Six Nations: Five takeaways from Italy v Wales as Rhys Webb stars in comeback game

Adam Kyriacou
Back of Wales duo Rhys Webb and Rio Dyer

Following a 29-17 victory for Wales over Italy in their Six Nations fixture, here’s our five takeaways from the game at the Stadio Olimpico on Saturday.

Rhys Webb takes his opportunity

It’s been six years since Webb pulled on a Wales shirt in the Six Nations and it was like he’d never been away as he grabbed his chance with both hands.

The 34-year-old Ospreys scrum-half was a calming figure right from the outset as Wales enjoyed the perfect start to the match in Rome, his smart and measured box kicking putting his team in the right areas early on. Indeed, his kick would lay on their opening try as Rio Dyer crossed for a crucial score.

There was a lovely story in the lead-up to this game about Webb‘s children saying recently, “Why aren’t you wearing the number nine jersey? What number are you wearing, why are you wearing number 21 all the time?”. No doubt his kids will be delighted with what they saw from their dad in the starting shirt on Saturday.

Webb was the standout performer in this Wales side and his classic dummy and snipe that led to Taulupe Faletau’s easy try on 50 minutes rolled back the years.

Coach killer for Kieran Crowley

Crowley’s face at half-time was like thunder and one can understand why as his Italian players would have turned any coach grey after that first-half showing. The Azzurri had huge chance after huge chance to strike back against a much more clinical Wales team, but the hosts were wasteful and sloppy in the red zone.

Had they been on their game there’s little doubt the Italians would have been right in the contest at the turnaround, if not leading, but errors were all too frequent as they butchered key opportunities. Basics like passes not in front of the man and not giving the final offload at the right time were just two moments of angst.

When it did look like they had recaptured some kind of a clinical edge early in the second period as Sebastian Negri crossed, they would then shoot themselves in the foot soon after as Pierre Bruno was yellow-carded for a high elbow. That seemingly deflated any possible second-half revival as Wales eased to victory.

One sympathises with Crowley as it felt like everything that could go wrong, especially in the first half, did and he’ll no doubt be seething with his troops.

It’s a game of taking chances

Cliche, yes, but it’s as simple as that sometimes. Wales took their opportunities while Italy most certainly did not and it showed on the scoreboard after 80 minutes.

The Welsh were at it from the outset as they put points on the board at almost every opportunity, especially early on when it seemed Italy were not at the races.

Unfortunately for the hosts the trend continued for the most part as it was a harsh lesson and possibly a game that offered something of a reality check to them.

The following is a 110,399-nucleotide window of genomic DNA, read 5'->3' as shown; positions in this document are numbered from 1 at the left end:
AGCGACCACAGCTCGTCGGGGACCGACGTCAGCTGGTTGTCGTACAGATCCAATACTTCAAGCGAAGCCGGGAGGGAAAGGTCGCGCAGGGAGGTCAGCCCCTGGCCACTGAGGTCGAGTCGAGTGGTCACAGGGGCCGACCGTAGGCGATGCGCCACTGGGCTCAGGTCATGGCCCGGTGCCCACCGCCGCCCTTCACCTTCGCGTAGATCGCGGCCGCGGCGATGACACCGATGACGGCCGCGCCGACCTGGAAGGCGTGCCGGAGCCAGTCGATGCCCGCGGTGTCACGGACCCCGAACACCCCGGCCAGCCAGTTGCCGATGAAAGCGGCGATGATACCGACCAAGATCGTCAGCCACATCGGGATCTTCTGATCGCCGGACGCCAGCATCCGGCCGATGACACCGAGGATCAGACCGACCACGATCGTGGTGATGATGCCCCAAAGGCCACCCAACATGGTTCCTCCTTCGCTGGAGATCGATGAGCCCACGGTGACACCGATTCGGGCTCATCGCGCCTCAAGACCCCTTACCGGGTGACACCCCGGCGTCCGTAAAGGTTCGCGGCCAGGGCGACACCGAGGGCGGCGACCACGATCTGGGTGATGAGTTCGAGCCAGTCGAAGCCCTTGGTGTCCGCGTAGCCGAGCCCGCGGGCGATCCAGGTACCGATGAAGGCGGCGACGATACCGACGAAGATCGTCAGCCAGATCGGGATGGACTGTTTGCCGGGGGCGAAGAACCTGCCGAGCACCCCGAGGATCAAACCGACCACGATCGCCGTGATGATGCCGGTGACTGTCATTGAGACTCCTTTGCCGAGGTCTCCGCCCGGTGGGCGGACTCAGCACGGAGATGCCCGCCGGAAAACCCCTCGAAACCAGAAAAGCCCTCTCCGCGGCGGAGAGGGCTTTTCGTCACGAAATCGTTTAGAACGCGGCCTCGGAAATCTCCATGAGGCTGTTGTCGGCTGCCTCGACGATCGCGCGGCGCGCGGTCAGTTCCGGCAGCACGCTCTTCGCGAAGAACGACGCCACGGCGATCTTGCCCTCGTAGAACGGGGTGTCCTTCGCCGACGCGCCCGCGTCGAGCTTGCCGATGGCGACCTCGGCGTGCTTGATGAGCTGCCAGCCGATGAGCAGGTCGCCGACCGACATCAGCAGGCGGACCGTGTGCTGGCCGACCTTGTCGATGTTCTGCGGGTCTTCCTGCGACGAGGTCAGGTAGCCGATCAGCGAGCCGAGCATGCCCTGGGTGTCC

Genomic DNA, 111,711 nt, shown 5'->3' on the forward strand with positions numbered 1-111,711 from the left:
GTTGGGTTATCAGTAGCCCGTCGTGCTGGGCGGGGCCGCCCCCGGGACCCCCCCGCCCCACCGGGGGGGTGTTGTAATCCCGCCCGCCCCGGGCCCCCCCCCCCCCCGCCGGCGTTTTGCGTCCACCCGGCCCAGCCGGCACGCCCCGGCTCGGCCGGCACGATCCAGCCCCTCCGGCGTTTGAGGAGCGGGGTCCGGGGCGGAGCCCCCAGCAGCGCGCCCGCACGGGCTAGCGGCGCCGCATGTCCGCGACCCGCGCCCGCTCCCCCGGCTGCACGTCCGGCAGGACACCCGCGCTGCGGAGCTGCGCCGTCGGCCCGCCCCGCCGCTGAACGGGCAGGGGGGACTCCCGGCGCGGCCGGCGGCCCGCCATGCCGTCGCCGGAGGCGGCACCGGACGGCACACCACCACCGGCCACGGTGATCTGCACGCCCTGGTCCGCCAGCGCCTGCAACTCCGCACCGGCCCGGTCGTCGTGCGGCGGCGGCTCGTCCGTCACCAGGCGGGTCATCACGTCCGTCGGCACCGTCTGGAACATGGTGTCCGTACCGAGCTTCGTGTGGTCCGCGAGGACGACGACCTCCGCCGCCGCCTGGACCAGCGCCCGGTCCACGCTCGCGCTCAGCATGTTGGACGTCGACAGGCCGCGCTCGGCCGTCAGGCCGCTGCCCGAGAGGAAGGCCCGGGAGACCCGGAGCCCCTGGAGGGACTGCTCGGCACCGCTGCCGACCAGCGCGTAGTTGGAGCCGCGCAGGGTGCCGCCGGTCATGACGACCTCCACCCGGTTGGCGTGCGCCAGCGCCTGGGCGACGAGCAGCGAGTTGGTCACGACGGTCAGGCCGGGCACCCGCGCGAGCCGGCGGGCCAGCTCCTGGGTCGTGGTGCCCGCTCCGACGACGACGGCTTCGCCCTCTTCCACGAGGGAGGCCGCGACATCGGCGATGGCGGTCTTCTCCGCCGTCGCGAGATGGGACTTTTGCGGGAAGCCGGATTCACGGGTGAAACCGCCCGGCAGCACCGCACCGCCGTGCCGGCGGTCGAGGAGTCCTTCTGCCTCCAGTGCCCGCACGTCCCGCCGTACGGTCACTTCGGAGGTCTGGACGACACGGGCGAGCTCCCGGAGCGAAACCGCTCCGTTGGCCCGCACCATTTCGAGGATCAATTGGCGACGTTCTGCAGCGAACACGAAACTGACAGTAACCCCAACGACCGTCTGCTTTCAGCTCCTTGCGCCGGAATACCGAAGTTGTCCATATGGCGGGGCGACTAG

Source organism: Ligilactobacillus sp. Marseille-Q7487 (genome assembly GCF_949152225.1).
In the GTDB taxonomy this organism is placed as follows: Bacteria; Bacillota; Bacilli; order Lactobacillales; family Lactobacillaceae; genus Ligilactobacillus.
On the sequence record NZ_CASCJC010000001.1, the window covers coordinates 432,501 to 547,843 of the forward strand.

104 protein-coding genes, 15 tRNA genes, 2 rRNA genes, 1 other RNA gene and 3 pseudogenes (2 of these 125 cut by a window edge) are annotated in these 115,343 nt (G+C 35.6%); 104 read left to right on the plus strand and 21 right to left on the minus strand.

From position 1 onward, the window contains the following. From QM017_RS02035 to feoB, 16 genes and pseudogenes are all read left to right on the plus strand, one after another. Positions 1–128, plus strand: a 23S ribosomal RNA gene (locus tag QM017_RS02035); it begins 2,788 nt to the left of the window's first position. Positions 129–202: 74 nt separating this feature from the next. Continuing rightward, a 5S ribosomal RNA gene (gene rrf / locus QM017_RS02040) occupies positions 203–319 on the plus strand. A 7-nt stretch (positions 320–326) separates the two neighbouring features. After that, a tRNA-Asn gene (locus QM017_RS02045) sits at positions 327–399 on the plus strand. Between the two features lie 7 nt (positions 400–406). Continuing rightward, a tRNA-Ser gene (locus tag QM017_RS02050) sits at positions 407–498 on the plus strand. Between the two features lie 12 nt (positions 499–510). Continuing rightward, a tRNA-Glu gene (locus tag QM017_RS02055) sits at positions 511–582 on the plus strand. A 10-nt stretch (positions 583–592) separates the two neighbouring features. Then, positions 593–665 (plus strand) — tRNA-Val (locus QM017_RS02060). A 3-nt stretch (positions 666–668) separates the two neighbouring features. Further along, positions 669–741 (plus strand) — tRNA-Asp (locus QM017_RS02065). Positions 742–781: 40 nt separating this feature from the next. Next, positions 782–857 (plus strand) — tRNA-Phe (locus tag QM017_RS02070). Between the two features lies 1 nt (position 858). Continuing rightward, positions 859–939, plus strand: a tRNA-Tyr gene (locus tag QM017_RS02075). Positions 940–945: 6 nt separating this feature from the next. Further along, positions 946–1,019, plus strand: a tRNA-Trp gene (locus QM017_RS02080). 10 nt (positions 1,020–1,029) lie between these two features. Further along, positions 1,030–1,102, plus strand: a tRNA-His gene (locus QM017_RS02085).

Italy missed superstar Ange Capuozzo

Indeed, it was clear in Rome on Saturday that Italy sorely missed their premier full-back Capuozzo, who was recently ruled out of the Six Nations through injury.

Tommaso Allan started at number 15 in his absence, and whilst the Harlequins star showed some flashes of brilliance, his performance was a mixed bag. Italy did well at times to create that space in the outside channel where Capuozzo so often thrives and always seems to make the right decision, but his absence was felt.

It was evident that the Toulouse man sharpens the Azzurri’s knife, and it is now a big task for Crowley’s team to reignite a clinical edge to their attack for the final game of the competition, which sees them travel to Murrayfield to face Scotland next week. Others must fill in his shoes if they are to cause a shock.

Owen Williams thrives alongside Webb

Gatland was forced into starting Williams again for this Test, with Dan Biggar ruled out through injury. However, the Ospreys’ playmaker built on a solid outing against England and finally got the Welsh attack to fire.

His ability to draw in defenders and delay his pass to the absolute last second regularly opened up holes in the Azzurri defence.

He effectively organised their attacking patterns and kicked well out of hand. The biggest drawback of his performance was his place-kicking, missing two shots at goal in the first half.

Leigh Halfpenny and Biggar probably would have converted those two opportunities, while Williams also wasted a chance when he failed to find touch in the second half. It did not make much of a difference in this Test match, but this could have cost his side in a tighter game.

Overall, it was a successful afternoon for the 31-year-old, who has undoubtedly given Gatland something to think about his starting fly-half going forward.

READ MORE: Wales player ratings: Rhys Webb outstandingly rolls back the years in victory over Italy in Rome